Turkey’s largest, most historic city has a powerful pull. Jennifer Hattam channels its energy
Turkey’s largest, most historic city has a powerful pull. Jennifer Hattam channels its energy.
With so many sights clustered into such a small area, it would be hard to avoid spending a good chunk of any visit touring – and queuing up in – Sultanahmet, home to the Blue Mosque, Hagia Sophia, Topkapı Palace and Basilica Cistern, just to name a few. (Those touts pushing tours may be annoying, but paying a guide – or buying a 72-hour museum pass – does allow you to skip to the front of the line.) But visitors who fail to venture out of Istanbul’s ‘tourist ghetto’ won’t get much of a sense of what makes the rest of the city tick.
For a vibrant glimpse of Istanbul, put on some modest attire and head up the Golden Horn (Haliç in Turkish) to Eyüp, a busy neighbourhood centred around the tomb of one of the Prophet Mohammed’s (PBUH) closest companions. So many devout Muslims wanted to be buried near him that the area’s cemeteries sprawl up the hillside. It’s a short, peaceful walk or a quick ride on the city-run aerial tramway (teleferik) to the top, which boasts great views of the city.
On the way back to Sultanahmet from Eyüp, stop at Balat and Fener. Historically predominantly Armenian and Greek, the area is still home to the Ecumenical Patriarchate of the world Orthodox Christian Church and has several churches tucked amidst its appealingly ramshackle buildings. Kuzguncuk, on the Asian side of the Bosporus, is an idyllic quarter likewise known for its concentration of houses of worship from all three Abrahamic faiths – and for its picture-perfect restored Ottoman houses.
Eating out Eating in Istanbul is an all-day affair, from breakfast to late-night snacks. Fuel up in the morning with a serpme kahvaltı (literally, ‘scattered-about breakfast’) with a Bosphorus view at Kale Café in Rumelihisar. Meant to be shared, the plates of cheeses, olives, jams, cream and honey, spicy dips, eggs with cured meat, sliced tomatoes and cucumbers, and savoury pastries will fill your table to overflowing.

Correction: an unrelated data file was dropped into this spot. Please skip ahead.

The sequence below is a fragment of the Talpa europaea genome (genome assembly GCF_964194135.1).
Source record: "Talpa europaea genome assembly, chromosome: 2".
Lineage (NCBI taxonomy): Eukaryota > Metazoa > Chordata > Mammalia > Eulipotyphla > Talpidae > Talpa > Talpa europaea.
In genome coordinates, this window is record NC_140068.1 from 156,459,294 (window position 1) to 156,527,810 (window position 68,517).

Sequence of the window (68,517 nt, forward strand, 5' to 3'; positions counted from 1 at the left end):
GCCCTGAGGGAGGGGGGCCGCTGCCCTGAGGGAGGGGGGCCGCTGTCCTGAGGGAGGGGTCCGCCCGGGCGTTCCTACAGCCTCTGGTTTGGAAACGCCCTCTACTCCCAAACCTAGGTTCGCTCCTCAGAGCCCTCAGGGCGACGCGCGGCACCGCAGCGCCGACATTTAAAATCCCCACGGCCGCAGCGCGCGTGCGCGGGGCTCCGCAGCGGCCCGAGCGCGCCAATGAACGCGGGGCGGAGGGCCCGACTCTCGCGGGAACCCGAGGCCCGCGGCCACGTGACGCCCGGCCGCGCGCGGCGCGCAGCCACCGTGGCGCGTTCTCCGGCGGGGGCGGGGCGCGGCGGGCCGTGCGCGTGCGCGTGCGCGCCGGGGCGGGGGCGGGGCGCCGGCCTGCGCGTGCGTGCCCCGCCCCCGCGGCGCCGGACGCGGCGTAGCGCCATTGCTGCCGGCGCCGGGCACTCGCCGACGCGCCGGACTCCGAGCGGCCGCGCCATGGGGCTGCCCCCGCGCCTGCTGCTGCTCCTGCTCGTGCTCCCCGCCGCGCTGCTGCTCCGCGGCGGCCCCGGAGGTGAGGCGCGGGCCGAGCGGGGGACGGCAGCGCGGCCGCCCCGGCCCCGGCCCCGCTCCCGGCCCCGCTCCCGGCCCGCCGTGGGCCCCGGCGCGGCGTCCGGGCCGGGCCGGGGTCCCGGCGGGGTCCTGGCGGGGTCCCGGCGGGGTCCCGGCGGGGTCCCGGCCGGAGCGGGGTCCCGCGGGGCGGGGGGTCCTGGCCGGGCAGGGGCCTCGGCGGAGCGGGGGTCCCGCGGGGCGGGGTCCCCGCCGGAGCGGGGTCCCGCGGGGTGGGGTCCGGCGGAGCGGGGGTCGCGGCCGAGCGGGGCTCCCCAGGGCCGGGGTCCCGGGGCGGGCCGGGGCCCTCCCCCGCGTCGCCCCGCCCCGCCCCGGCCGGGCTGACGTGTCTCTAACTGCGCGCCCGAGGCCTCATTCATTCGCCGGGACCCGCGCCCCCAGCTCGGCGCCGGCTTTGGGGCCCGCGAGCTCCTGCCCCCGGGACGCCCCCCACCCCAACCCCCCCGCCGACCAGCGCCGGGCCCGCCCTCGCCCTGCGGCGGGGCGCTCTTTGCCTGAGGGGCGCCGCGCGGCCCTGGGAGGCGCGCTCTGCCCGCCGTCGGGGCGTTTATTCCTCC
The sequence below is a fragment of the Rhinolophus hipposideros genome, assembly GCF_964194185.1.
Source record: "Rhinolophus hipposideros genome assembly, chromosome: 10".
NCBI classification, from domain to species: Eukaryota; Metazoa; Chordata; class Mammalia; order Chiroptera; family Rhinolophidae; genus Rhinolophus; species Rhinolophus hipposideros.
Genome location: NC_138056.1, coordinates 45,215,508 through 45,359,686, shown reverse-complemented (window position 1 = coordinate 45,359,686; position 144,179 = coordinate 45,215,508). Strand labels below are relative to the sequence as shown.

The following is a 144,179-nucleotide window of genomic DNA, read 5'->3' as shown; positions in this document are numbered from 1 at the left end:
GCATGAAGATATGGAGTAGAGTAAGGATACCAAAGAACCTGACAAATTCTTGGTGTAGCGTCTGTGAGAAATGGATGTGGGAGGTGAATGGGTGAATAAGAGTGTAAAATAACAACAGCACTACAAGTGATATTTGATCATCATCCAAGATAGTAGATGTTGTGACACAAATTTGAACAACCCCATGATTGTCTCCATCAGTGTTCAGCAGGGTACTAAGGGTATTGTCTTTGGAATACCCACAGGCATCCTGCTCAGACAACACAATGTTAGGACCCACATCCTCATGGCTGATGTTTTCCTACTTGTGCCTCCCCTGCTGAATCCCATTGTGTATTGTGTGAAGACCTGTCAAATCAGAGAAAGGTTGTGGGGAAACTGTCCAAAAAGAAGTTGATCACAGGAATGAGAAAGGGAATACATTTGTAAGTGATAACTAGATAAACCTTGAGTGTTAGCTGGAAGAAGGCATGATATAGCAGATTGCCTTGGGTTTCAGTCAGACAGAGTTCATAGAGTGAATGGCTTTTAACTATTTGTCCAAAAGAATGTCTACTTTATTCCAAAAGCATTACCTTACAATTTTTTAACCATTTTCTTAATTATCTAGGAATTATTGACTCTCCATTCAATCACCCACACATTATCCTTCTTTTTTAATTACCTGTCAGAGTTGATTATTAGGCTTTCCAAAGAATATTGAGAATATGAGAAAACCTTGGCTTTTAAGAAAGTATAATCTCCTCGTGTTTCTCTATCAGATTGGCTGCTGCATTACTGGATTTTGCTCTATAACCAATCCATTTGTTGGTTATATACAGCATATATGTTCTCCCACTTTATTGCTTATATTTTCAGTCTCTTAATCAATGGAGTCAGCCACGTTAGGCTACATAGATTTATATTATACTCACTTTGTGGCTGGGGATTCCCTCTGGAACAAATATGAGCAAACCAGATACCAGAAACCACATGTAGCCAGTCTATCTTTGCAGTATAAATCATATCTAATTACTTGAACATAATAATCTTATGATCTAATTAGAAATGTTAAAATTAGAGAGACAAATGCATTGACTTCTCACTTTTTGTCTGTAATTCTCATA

When it’s time to eat again, a kebab may be the obvious choice, but Istanbul has plenty more (and often better) to offer. Thanks to its role as a centre for migrants from all over the country, visitors can take a culinary tour of Turkey without leaving city limits. The wild greens, succulent seafood and ample olive oil of the Aegean region are well-represented at Sıdıka, a homey restaurant where the speciality of the house is levrek (sea bass) fillets wrapped in vine leaves and grilled. Black Sea food is reminiscent of the cooking of the US South, with its emphasis on dark leafy greens, cornmeal, beans and pickles – plus the ubiquitous (and very tasty) local anchovy called hamsi. Give it a try at the canteen-style Hayvore or the rowdier Mohti, both in Beyoglu. For an authentic array of the grilled meats and zesty peppers for which Southeast Turkey is famed, venture over to the Aksaray area for a hearty meal at Akdeniz Hatay Sofrası, a multi-storey restaurant full of Turkish families and businessmen washing down meter-long kebabs and legs of lamb cooked in rock salt.
Music & nightlife Unless you want to hobnob with the red-rope and bottle-service crowd at the swish nightclubs up the Bosporus, bustling Beyoglu is the place to be when the sun goes down. From Taksim Square to Tünel, a sea of people stream down Istiklal Caddesi and its many side streets until the wee hours, chatting and dancing the night away at the area’s numerous dive bars, dance clubs and performance venues. Babylon has been the top spot for live music for years, hosting a mix of international and Turkish bands of various genres, but the more intimate Salon IKSV is making a strong challenge for its throne. On the Asian side, the bars of Kadıköy are an increasingly popular alternative to the Beyoglu mayhem, with quirky venues like Arkaoda and Gitar Café putting on an eclectic variety of shows.